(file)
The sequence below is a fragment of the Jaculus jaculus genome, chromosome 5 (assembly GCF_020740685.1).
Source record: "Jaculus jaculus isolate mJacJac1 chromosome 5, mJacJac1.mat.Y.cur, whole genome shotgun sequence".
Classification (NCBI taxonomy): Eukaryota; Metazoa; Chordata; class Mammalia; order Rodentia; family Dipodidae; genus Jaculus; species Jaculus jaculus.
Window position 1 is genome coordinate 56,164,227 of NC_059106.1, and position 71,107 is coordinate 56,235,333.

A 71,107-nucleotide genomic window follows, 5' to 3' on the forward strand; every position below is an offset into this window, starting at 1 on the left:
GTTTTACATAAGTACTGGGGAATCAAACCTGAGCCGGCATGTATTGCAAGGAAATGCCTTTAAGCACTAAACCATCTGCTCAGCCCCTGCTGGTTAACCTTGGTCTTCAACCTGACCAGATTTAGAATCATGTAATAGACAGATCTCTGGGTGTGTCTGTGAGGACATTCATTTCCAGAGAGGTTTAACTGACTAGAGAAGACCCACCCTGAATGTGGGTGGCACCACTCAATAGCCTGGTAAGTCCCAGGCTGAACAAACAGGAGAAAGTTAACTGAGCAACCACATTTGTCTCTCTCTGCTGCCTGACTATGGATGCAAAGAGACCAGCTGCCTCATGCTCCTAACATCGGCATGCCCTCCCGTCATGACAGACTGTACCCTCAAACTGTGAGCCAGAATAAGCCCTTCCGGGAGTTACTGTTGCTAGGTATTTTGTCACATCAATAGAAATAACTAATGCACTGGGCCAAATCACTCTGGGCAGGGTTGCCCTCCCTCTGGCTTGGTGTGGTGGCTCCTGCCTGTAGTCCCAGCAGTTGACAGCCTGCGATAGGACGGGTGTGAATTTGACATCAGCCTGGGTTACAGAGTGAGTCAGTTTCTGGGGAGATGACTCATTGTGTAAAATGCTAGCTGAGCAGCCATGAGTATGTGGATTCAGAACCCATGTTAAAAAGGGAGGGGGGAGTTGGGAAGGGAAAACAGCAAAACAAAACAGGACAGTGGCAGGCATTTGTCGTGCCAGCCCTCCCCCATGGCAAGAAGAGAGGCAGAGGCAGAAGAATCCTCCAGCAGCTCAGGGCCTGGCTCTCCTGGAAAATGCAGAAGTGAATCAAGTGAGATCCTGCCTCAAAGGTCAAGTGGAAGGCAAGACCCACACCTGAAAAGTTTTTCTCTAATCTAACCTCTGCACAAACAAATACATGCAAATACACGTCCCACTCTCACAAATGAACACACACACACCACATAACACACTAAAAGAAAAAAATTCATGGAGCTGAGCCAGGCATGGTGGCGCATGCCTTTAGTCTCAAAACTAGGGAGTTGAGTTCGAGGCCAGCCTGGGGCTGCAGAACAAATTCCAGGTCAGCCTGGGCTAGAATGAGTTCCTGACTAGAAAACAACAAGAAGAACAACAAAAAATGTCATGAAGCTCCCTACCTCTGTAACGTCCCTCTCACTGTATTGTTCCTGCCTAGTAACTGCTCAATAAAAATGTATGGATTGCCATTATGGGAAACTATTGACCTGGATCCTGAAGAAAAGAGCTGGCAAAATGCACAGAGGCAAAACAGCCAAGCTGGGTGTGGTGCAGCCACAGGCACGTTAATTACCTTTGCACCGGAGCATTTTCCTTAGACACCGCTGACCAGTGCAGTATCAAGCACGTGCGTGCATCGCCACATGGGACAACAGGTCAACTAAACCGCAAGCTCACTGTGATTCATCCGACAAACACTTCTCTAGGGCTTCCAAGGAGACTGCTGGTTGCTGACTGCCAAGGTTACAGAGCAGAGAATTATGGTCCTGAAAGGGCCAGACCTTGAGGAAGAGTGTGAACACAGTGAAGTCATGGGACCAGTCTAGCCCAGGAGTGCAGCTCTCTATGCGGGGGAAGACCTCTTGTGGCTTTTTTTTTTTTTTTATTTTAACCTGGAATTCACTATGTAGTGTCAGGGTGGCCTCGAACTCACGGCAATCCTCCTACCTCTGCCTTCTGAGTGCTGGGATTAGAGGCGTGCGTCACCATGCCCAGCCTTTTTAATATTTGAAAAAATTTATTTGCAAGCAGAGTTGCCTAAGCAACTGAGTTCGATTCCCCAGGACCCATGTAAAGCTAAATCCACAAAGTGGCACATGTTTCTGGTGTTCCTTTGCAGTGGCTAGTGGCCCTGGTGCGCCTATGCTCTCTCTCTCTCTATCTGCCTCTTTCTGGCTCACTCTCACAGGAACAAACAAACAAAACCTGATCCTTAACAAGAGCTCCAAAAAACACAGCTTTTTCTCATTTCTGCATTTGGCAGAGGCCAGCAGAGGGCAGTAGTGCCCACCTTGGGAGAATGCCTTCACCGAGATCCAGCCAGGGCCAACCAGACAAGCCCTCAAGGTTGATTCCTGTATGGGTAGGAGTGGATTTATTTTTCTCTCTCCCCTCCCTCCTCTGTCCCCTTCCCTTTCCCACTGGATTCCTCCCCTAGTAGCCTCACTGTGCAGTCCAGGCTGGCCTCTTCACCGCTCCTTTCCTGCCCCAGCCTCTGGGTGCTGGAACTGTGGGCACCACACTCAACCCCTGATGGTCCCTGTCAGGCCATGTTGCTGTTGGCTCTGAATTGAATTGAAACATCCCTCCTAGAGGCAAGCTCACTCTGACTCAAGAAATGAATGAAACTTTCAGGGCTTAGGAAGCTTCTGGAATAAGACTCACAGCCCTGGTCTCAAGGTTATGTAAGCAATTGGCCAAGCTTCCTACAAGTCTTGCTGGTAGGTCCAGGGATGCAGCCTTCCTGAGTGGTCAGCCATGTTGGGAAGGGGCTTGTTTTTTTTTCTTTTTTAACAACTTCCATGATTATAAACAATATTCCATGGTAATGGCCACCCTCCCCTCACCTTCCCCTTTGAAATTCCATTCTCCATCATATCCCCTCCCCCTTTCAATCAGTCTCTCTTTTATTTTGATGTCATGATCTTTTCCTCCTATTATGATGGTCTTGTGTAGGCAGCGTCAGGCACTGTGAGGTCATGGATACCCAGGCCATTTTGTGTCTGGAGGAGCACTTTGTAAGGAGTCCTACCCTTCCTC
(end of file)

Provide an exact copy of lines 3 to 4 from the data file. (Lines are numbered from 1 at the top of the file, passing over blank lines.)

Classification (NCBI taxonomy): Eukaryota; Metazoa; Chordata; class Mammalia; order Rodentia; family Dipodidae; genus Jaculus; species Jaculus jaculus.
Window position 1 is genome coordinate 56,164,227 of NC_059106.1, and position 71,107 is coordinate 56,235,333.